Perhaps what I liked least about this edition was that the poems and weak novel length comprised the second half of the book, a very poor way to conclude it s entirely up to the first 200 pages of the book to showcase Poe s brilliance as a short story writer.
I personally found the highlights of the book to be the pair of stories involving the analytical mastermind C Auguste Dupin, the stories included being The Murders in the Rue Morgue and The Purloined Letter , both of which kick ass and left me wantingof these stories if anyone out there can provide information on whether or not Poe wroteinvolving Dupin, please let me know Other stories which I liked included The Black Cat , The Masque of the Red Death , William Wilson , and perhaps my favorite story within was The Cask of Amontillado , which was also the only story which I found humorous.
The rest of the collection was decent, including hiswell known shorts such as The Tell Tale Heart , The Fall of the House of Usher , and The Pit and the Pendulum , none of which I enjoy as much as the stories mentioned just above The other two stories within that I thought were only so so were A Descent into the Maelstrom and The Premature Burial One thing which I found rather bothersome throughout was how similar some of the stories were, making me question whether I d even want to bother with the other half of Poe s work, as his range seems stunted Maelstrom , Ms Found in a Bottle and the Pym narrative all involve some sort of nautical mishap usually a boat being sucked into an abysmal whirlpool , I couldn t tell you what the difference between Ligeia and Eleonora is, and the recurring subject of premature burial comes up in the Pym narrative, Black Cat , Amontillado , Pit Pendulum , and no doubt The Premature Burial While this isn t necessarily a bad thing, for some of the duds in the collection I was left thinking Didn t I just read this If this is what the other half of Poe s output is like, perhaps I m better off with this edition and some of Colonel Sanders finest after all.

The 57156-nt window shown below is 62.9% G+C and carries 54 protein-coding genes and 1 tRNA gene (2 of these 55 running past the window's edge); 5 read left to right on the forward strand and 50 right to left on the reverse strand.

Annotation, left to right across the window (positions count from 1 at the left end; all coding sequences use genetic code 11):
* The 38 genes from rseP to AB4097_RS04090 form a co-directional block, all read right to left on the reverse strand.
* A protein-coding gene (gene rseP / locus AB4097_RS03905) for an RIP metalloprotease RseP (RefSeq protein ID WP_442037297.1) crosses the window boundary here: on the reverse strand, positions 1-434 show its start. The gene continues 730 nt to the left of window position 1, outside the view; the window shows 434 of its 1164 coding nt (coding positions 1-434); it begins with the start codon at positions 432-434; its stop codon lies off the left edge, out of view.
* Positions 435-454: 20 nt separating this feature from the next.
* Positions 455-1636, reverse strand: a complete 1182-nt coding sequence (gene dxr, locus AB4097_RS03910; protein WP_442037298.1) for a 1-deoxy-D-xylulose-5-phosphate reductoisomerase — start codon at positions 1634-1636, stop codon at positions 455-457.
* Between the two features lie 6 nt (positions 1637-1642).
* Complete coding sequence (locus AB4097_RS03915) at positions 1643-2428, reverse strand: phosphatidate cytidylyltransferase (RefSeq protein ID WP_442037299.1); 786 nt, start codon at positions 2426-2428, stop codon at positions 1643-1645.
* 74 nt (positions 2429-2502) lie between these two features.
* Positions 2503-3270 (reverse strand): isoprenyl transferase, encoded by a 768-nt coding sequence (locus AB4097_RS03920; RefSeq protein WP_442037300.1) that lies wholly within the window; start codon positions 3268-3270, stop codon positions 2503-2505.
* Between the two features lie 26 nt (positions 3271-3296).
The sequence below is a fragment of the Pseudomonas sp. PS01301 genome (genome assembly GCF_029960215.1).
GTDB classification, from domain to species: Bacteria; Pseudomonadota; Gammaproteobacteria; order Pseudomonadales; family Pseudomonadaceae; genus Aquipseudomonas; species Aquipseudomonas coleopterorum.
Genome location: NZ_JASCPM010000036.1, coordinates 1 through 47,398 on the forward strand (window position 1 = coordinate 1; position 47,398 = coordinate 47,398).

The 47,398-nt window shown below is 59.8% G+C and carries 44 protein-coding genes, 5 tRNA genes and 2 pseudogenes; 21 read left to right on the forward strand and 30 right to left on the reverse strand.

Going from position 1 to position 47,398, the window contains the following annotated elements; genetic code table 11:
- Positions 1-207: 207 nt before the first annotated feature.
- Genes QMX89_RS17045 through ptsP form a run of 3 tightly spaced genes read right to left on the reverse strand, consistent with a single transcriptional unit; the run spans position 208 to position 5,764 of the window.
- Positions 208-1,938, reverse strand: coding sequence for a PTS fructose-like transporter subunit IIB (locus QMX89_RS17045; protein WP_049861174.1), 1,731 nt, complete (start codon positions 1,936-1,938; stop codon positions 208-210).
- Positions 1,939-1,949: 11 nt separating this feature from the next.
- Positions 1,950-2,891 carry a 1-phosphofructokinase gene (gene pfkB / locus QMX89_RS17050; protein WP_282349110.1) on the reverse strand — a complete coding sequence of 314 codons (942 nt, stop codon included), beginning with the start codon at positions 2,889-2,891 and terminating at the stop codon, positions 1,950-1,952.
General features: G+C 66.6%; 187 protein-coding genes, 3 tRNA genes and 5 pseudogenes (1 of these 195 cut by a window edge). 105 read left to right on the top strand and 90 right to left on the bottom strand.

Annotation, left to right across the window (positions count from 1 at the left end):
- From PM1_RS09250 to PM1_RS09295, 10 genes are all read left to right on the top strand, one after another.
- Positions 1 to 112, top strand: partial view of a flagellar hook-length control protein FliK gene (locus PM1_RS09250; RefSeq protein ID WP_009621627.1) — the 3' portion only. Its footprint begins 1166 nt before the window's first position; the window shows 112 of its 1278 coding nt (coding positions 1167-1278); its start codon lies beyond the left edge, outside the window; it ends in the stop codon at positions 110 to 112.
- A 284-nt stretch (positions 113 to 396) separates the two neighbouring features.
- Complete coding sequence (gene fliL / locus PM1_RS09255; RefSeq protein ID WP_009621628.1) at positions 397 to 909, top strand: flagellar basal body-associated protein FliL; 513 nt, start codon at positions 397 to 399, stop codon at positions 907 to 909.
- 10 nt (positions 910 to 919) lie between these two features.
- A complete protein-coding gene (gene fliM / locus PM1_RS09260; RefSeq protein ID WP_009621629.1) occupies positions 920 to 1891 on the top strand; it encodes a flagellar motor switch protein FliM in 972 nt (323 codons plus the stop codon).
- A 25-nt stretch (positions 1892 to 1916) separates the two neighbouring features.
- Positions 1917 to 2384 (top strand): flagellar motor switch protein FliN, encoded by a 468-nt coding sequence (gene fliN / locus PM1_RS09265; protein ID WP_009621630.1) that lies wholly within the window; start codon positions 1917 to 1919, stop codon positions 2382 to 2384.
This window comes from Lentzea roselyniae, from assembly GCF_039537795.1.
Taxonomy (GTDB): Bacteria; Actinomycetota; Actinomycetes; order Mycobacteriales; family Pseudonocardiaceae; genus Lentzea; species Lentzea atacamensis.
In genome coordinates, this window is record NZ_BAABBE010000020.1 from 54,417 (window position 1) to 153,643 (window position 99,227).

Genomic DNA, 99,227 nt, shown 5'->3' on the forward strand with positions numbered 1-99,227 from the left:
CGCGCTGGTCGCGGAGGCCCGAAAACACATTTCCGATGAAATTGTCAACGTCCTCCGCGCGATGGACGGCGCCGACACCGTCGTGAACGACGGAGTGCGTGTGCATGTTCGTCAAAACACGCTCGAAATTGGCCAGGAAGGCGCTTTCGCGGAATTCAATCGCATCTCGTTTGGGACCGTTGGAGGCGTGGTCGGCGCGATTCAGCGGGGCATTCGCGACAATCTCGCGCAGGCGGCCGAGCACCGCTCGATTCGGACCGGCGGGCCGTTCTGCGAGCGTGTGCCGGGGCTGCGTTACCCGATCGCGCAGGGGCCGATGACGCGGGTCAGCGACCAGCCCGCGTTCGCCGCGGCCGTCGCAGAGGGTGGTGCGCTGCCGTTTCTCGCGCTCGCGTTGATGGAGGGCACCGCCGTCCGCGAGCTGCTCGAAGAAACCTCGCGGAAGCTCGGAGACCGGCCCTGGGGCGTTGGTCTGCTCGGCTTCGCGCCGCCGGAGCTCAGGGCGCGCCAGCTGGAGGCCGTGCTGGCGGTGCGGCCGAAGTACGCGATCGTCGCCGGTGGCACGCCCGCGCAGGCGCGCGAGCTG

I had always felt aversion to my uncourtly patronymic, and its very common, if not plebeian praenomen It was night, and the rain fell and falling, it was rain, but, having fallen, it was blood And I stood in the morass among the tall and the rain fell upon my head and the lilies sighed one unto the other in the solemnity of their desolation Say what Is it rain or is it blood, or is it a plebeian praenomen And WTF is a praenomen anyway Edgar Allan Poe is not the easiest author to get on with From time to time he lapses into writing weird indecipherable passages like the ones above People often accuse H.